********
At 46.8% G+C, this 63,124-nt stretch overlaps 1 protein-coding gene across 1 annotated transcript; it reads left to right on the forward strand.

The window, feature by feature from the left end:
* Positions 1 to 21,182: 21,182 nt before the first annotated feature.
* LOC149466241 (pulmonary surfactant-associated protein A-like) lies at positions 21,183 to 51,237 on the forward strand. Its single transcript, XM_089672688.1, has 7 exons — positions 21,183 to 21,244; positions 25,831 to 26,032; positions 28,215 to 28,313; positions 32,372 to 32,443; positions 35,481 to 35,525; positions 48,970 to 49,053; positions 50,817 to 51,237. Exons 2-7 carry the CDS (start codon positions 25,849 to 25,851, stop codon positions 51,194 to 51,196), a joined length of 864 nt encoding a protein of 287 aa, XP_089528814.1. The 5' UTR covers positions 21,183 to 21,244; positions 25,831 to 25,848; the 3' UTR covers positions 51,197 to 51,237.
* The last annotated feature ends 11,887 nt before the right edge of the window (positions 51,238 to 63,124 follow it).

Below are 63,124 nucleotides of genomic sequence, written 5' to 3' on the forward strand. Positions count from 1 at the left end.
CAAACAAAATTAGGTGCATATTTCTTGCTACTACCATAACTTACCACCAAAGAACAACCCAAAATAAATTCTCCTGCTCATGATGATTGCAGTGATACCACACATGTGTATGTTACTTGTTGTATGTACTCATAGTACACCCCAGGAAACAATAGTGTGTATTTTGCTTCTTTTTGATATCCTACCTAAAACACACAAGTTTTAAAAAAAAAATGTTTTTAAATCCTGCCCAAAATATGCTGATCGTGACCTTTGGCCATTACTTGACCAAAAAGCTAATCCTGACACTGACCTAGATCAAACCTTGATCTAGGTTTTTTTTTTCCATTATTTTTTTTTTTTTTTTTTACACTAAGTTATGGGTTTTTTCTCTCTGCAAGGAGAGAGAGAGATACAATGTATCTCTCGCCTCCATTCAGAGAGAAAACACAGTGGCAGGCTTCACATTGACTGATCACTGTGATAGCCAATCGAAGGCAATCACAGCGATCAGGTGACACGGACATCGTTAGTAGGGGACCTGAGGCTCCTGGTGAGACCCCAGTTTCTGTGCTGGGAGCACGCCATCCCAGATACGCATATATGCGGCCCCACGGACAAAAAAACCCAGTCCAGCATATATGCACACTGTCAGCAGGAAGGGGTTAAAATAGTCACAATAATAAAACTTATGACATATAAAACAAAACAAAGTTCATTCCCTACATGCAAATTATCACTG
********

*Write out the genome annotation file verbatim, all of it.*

At 46.8% G+C, this 63,124-nt stretch overlaps 1 protein-coding gene across 1 annotated transcript; it reads left to right on the forward strand.

The window, feature by feature from the left end:
* Positions 1 to 21,182: 21,182 nt before the first annotated feature.
* LOC149466241 (pulmonary surfactant-associated protein A-like) lies at positions 21,183 to 51,237 on the forward strand. Its single transcript, XM_089672688.1, has 7 exons — positions 21,183 to 21,244; positions 25,831 to 26,032; positions 28,215 to 28,313; positions 32,372 to 32,443; positions 35,481 to 35,525; positions 48,970 to 49,053; positions 50,817 to 51,237. Exons 2-7 carry the CDS (start codon positions 25,849 to 25,851, stop codon positions 51,194 to 51,196), a joined length of 864 nt encoding a protein of 287 aa, XP_089528814.1. The 5' UTR covers positions 21,183 to 21,244; positions 25,831 to 25,848; the 3' UTR covers positions 51,197 to 51,237.
* The last annotated feature ends 11,887 nt before the right edge of the window (positions 51,238 to 63,124 follow it).

Below are 63,124 nucleotides of genomic sequence, written 5' to 3' on the forward strand. Positions count from 1 at the left end.
CAAACAAAATTAGGTGCATATTTCTTGCTACTACCATAACTTACCACCAAAGAACAACCCAAAATAAATTCTCCTGCTCATGATGATTGCAGTGATACCACACATGTGTATGTTACTTGTTGTATGTACTCATAGTACACCCCAGGAAACAATAGTGTGTATTTTGCTTCTTTTTGATATCCTACCTAAAACACACAAGTTTTAAAAAAAAAATGTTTTTAAATCCTGCCCAAAATATGCTGATCGTGACCTTTGGCCATTACTTGACCAAAAAGCTAATCCTGACACTGACCTAGATCAAACCTTGATCTAGGTTTTTTTTTTCCATTATTTTTTTTTTTTTTTTTTACACTAAGTTATGGGTTTTTTCTCTCTGCAAGGAGAGAGAGAGATACAATGTATCTCTCGCCTCCATTCAGAGAGAAAACACAGTGGCAGGCTTCACATTGACTGATCACTGTGATAGCCAATCGAAGGCAATCACAGCGATCAGGTGACACGGACATCGTTAGTAGGGGACCTGAGGCTCCTGGTGAGACCCCAGTTTCTGTGCTGGGAGCACGCCATCCCAGATACGCATATATGCGGCCCCACGGACAAAAAAACCCAGTCCAGCATATATGCACACTGTCAGCAGGAAGGGGTTAAAATAGTCACAATAATAAAACTTATGACATATAAAACAAAACAAAGTTCATTCCCTACATGCAAATTATCACTG